For most of us seeing clearly is a fundamental daily experience that we take for granted. But we shouldn’t. More than 10 million Americans over 55 experience macular degeneration, which causes you to slowly lose sight of items in the middle of your field of vision. A leading cause of blindness in older people, macular degeneration is irreversible, but scientists are researching what steps we can take to help prevent it. Eating well may be one of them.
Add in Antioxidants
A large-scale study at the National Eye Institute found that taking high levels of certain antioxidants and zinc can significantly reduce the risk of macular degeneration. Subjects in the study took high doses of vitamins C and E, beta-carotene, zinc oxide and copper oxide. And while the NEI does not recommend everyone follow the same regimen, experts do advise making sure you get plenty of these nutrients in a healthy diet. So you can try:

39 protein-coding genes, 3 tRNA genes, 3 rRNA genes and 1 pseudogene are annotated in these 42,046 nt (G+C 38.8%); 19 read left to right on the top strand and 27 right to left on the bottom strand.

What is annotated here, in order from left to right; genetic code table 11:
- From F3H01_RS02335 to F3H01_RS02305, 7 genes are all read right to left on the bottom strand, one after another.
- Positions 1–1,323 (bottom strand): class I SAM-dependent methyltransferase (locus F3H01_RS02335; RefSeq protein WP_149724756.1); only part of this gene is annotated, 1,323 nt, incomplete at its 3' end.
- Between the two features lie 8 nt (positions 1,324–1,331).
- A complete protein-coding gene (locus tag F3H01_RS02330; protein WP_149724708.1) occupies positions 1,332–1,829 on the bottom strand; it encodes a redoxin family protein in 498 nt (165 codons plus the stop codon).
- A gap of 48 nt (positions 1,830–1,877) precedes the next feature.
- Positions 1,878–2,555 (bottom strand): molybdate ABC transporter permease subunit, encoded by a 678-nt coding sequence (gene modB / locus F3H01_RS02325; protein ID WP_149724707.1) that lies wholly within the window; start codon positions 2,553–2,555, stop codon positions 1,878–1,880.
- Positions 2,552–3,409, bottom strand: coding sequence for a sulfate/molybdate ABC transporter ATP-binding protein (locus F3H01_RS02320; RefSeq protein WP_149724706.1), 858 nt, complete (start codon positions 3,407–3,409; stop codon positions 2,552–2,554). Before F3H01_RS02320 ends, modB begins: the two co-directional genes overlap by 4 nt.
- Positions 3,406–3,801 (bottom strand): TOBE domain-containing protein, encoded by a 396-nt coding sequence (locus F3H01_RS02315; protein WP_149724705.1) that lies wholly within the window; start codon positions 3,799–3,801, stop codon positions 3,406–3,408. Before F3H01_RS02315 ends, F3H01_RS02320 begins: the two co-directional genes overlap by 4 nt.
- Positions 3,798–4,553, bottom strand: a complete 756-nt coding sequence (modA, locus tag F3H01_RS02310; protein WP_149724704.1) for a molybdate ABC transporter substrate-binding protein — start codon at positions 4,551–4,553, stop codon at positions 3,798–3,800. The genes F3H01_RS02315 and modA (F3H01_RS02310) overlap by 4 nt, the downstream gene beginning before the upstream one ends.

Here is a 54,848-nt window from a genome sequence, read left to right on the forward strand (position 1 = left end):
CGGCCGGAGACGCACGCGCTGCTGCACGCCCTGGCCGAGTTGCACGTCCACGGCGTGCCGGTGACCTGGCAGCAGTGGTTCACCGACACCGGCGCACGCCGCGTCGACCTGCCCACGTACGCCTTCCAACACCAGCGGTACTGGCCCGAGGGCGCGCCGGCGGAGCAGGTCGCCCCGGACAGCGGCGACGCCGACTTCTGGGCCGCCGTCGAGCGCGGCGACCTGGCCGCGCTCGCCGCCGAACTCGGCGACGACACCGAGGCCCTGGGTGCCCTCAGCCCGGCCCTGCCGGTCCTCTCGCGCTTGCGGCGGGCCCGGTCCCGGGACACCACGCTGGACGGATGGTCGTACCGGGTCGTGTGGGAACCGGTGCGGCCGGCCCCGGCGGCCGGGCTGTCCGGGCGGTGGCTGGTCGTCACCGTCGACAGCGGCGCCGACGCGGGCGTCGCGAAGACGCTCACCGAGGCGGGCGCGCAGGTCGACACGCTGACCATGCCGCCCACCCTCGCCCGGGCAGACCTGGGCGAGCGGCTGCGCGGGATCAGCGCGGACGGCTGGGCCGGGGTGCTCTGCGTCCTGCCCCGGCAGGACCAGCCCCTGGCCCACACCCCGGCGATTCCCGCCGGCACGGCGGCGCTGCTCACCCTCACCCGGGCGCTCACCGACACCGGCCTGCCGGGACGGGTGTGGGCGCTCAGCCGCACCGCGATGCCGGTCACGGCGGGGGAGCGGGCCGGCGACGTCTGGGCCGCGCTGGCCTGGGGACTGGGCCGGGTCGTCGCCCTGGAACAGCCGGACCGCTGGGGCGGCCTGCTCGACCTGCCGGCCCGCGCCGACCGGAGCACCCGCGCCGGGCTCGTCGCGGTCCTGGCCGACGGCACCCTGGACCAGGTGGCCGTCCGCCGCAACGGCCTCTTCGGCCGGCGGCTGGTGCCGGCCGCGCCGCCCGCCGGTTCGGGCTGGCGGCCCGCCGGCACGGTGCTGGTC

- Vitamin C: Citrus fruits, strawberries, bell peppers, Brussels’ sprouts, and broccoli
- Vitamin E: avocados, nuts, seeds, wheat germ
- Beta-Carotene: Foods that are bright orange or deep green, including carrots, sweet potatoes, apricots, peaches and leafy greens such as kale, collards and spinach
- Zinc: Turkey, chicken, oysters, chickpeas, fortified cereal
Omega-3 fatty acids, plentiful in oily fish such as salmon and sardines, and nuts such as walnuts, are not only terrific for your heart, but they may help reduce your risk of macular degeneration. Learn more about the healing power of omega-3 fatty acids.
Blackcurrants contain compound anthocyanosides, which may be helpful for promoting night vision. Also called cassis, they can be found in jams, jellies, scones and pies.
Two other nutrients that show promise in improving eye health are lutein and zeaxanthin. They sound far out but are easy to find.
- Good lutein sources: spinach, peas, and green bell peppers
- Good sources of zeaxanthin: corn, spinach, orange bell peppers, and tangerines
Limit your intake of carbohydrates that are quickly digested and absorbed, such as white bread, corn chips and other refined grains. Diets rich in these “high-glycemic” foods have been shown to increase a key risk factor for the development of macular degeneration.